halfsmoked Master of the Pit Group Lead SMF Premier Member

    You may be more concern about what the interior liner  is made of.
     
  5. Hello.  Well there is another way to go from Dave.  If you can afford to have 3 different smokers then I would agree that may be the way to go.  If you do not have the design skills then I would agree with Dave and recommend you make different smokers.  EVERY smoker can be made to do double duty with modifications.  But poorly designed  smokers will deliver poor results.  Keep Smokin!

    Danny
     
  6. tkasz73

    tkasz73 Newbie

    Well I did some checking and the inner liner is  clear coated aluminum liner it basically looks like it is sprayed with the same stuff cars are painted with.

    As for the cold and hot smoke I think we may have different definitions. When I think cold smoke I am going or would be staying under 90-100 degrees and when I'm thinking hot smoking I am thinking under 165-175 degrees for temperature. These low temperatures are required for doing things like ham and bacon maybe even venison sticks and summer sausage. The last hams I did were in my smoker for over 2 days which is why I was thinking the pellet feeder and burner.

     IMO the market has pushed most commercial smokers out there for doing BBQ like a brisket or pork butt. From what I have seen most commercial smokers on the lowest setting will do 225 and hold it there all day which is where my max temp would come from maybe 225-235 for doing brisket, ribs, pork butt....more of a BBQ style.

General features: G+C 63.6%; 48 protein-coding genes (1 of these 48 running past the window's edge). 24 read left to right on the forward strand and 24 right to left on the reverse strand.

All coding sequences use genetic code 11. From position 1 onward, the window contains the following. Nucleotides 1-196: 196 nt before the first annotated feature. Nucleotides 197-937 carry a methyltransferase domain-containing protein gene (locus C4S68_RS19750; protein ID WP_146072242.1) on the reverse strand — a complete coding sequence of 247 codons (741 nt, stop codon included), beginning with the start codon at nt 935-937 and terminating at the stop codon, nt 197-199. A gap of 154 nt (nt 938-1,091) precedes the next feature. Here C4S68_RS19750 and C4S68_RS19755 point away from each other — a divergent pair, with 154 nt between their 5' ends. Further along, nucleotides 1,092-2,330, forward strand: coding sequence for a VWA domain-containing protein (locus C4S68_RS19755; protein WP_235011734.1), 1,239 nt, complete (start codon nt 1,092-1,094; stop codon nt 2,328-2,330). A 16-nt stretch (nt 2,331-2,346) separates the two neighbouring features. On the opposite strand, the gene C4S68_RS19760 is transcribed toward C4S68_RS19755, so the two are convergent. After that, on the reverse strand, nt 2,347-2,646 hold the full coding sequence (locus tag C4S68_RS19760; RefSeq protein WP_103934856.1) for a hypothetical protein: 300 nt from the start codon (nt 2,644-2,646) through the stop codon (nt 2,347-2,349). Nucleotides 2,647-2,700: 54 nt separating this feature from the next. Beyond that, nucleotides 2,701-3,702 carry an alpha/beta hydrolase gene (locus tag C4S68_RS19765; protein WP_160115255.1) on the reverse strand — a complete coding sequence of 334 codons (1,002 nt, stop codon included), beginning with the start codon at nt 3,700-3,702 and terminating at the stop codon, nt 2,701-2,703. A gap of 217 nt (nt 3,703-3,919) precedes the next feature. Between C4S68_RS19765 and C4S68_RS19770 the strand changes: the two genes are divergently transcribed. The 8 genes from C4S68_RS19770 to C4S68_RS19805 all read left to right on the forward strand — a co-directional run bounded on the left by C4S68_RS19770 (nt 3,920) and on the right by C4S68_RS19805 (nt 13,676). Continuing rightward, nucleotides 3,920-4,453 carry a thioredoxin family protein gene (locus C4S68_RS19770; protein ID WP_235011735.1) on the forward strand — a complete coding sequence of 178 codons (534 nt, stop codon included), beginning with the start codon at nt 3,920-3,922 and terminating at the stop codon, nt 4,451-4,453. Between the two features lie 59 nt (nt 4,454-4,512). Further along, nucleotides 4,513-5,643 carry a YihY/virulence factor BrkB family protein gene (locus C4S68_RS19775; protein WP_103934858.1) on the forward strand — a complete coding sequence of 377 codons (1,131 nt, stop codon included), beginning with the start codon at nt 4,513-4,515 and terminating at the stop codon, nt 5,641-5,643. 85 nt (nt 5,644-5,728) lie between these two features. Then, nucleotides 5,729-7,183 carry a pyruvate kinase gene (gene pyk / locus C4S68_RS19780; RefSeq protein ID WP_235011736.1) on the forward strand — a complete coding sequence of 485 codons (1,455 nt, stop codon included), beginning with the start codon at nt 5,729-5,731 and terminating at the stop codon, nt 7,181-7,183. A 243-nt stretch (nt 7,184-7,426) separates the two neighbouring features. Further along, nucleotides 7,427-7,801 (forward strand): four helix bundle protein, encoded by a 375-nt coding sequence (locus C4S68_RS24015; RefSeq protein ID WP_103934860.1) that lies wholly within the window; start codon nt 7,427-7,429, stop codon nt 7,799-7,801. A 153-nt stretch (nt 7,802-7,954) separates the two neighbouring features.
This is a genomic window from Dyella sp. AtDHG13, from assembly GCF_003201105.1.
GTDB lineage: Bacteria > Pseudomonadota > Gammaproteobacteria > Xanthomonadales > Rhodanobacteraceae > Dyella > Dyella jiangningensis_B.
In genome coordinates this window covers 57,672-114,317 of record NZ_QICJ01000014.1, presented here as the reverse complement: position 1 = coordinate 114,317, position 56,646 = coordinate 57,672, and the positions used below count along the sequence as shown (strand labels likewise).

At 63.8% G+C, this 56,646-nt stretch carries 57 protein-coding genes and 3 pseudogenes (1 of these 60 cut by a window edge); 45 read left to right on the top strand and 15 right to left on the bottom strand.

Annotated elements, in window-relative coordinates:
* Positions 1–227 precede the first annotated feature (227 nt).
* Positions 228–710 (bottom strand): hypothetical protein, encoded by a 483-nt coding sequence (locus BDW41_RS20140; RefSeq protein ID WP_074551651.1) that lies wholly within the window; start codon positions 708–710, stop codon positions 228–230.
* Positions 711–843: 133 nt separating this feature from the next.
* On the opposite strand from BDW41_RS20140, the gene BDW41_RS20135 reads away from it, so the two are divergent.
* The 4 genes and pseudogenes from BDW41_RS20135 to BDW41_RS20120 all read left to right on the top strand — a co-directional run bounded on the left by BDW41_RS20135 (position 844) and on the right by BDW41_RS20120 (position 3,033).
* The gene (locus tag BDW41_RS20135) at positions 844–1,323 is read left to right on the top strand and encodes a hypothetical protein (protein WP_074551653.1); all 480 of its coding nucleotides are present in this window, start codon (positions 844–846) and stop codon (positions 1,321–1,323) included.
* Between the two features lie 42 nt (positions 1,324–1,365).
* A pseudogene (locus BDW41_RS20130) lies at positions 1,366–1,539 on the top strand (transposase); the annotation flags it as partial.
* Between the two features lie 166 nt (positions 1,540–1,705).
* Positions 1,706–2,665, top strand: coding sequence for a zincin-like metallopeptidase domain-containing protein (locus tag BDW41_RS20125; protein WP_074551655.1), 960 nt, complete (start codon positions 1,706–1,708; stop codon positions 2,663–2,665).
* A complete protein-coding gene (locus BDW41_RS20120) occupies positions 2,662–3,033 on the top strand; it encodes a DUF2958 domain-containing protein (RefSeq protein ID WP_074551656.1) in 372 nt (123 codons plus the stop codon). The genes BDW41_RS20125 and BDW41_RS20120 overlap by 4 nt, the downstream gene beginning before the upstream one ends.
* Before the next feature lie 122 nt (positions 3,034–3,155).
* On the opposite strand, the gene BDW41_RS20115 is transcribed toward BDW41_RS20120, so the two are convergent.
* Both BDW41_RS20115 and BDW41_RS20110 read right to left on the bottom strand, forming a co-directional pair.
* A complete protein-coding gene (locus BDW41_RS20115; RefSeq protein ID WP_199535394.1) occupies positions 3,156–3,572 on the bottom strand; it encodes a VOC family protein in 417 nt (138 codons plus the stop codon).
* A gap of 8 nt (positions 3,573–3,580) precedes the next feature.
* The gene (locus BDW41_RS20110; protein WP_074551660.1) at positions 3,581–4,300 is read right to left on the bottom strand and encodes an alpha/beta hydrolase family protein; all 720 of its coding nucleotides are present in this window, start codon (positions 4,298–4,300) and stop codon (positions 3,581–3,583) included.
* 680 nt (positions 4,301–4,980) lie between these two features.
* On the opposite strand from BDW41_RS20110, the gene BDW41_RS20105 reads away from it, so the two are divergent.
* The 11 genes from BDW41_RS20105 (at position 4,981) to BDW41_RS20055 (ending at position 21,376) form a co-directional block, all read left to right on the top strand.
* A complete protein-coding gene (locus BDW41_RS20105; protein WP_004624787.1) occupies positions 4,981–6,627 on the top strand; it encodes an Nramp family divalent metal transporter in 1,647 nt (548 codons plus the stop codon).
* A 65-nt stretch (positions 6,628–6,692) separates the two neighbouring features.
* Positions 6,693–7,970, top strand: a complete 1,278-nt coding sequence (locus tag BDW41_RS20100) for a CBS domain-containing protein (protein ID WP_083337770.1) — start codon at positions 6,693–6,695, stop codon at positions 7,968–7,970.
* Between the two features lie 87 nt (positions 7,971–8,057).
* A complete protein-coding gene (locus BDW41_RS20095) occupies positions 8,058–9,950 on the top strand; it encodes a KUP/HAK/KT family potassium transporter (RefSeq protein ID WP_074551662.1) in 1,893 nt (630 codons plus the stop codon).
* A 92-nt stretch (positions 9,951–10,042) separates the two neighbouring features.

I am not planning to use this as a oven in the 350 range I'm not sure that would even be considered smoking IMO. I feel at that temperature you are adding a little smoke to something you are baking.

    That's where my range came from. was thinking that I would add a cold smoke pot at some point but I am not convinced that they are producing the right light blue smoke for the job most of the videos I have seen produce a thick white smoke should could be worse than the spray foam in the end. If I used that smoke pot that would be the only source if heat in the smoker to keep things cold.
     
  7. tkasz73

    tkasz73 Newbie

    Well I have been doing some work on the fridge smoker and wanted to post the progress. I was able to clean out the fridge of all the parts and bad stuff in the smoker and then screwed in steel strips and angle to connect the shelf brackets too. I also removed the center column to make more space and attach the center bracket easier and then added it back in. I also have added 4 vent holes on the top of the smoker and 2 air intakes on the bottom. I plan to add some spring tensioned covers so they can each be adjusted to help with temp control. 

    Planning to have two sources of heat a propane Burner on a needle valve so I can help with the drying cycle for hams and bacon and then to add a smoke daddy pellet hopper so I can set it to 160 and leave it for days if needed. 

    I added some photos below. Please make comments and suggestions so can work them in before its too late.